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When you’re ready to hire workers, you may find yourself faced with this question: Should you hire employees or independent contractors?
But because the IRS likes to keep things interesting, there's actually an additional worker classification: statutory employee. These independent contractors are treated as employees for a few very specific tax purposes.
To ease any confusion about worker classifications, this guide explains who qualifies as a statutory employee and how you need to treat their taxes differently.
While there are a lot of independent contractors — people who do work for a company without being an actual employee — the criteria for them to be classified as a statutory employee is very narrow. The IRS defines four categories of independent contractors that are included in the category of statutory employees. If an independent contractor falls into one of these categories and meets three additional criteria, you’ll need to treat them as an employee for certain employment taxes (Medicare and Social Security taxes).
The four categories of independent contractors that should be considered statutory employees, as defined by the IRS, are:
If an independent contractor falls into one of the four categories above and meets the three criteria below, you’ll need to withhold and pay Medicare and Social Security taxes, as you would for an employee.
The IRS requires that statutory employees be treated as employees when it comes to Medicare and Social Security taxes.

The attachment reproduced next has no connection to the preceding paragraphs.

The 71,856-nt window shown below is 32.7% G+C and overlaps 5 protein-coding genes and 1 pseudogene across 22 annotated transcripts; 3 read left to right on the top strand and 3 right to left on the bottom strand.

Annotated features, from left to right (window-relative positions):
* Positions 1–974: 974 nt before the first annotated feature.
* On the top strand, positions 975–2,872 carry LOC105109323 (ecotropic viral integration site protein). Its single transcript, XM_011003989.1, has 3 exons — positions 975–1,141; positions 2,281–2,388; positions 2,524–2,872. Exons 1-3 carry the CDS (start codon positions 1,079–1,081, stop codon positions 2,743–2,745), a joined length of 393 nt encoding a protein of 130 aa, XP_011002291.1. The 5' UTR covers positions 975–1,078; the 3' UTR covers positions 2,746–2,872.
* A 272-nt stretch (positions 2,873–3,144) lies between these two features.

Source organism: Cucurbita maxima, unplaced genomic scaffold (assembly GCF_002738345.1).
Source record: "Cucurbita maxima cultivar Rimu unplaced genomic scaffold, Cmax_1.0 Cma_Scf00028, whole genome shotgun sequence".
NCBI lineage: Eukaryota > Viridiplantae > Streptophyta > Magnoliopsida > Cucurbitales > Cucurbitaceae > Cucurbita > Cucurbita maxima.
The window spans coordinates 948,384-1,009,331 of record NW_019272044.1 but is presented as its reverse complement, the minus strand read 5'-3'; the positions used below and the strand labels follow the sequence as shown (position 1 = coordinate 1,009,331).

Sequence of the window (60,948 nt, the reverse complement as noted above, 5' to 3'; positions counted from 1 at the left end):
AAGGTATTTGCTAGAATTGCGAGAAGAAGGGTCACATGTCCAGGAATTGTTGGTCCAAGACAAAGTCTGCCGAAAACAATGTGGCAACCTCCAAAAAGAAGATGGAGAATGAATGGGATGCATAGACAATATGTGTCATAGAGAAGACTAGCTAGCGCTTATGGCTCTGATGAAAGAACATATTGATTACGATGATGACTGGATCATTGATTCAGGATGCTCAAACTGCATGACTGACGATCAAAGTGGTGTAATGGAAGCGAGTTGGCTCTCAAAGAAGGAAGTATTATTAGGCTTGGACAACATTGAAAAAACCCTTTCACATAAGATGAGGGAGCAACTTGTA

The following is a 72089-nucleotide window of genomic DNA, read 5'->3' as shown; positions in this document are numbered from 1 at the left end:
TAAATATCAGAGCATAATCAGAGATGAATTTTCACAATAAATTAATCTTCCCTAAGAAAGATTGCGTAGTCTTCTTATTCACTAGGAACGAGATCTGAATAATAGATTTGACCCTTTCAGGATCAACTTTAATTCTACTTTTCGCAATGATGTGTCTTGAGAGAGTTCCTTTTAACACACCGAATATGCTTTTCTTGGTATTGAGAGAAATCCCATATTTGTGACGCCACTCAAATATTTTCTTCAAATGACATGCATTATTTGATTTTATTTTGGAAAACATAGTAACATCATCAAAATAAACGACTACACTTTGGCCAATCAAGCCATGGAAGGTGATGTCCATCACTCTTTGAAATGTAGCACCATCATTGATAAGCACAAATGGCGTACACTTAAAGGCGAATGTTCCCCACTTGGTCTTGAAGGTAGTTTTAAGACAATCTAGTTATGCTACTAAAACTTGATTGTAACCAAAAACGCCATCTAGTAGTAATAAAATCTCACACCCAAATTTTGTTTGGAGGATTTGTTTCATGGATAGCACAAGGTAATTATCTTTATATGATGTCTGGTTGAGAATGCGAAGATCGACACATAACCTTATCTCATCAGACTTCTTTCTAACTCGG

Because companies don’t withhold taxes, provide benefits to or pay Medicare and Social Security taxes for independent contractors, they are able to save a lot of money. The independent contractor essentially pays twice as much in Social Security and Medicare taxes as an employee because they are on the hook for paying the portion that an employer would pay.
When someone is an employee, the employee and employer are jointly responsible for paying Medicare and Social Security tax. They are also responsible for paying other federal, state and local payroll taxes. Of these taxes, 15.3% is made up of Social Security tax (12.4%) and Medicare tax (2.9%). But because the employee and employer split the burden, each side pays 6.2% for Social Security tax and 1.45% for Medicare tax. The employer withholds the employee portion from their paycheck and pays the matching amount.
A self-employed person is required to pay self-employment taxes. These are the full Medicare and Social Security taxes of 15.3% — there’s no company chipping in. Half of the tax is considered the employer-equivalent portion of the tax (what your employer would pay if you were an employee) and can be taken as a deduction.
When an independent contractor is considered a statutory employee, the employer needs to pay the 7.65% to cover half of the Social Security and Medicare taxes.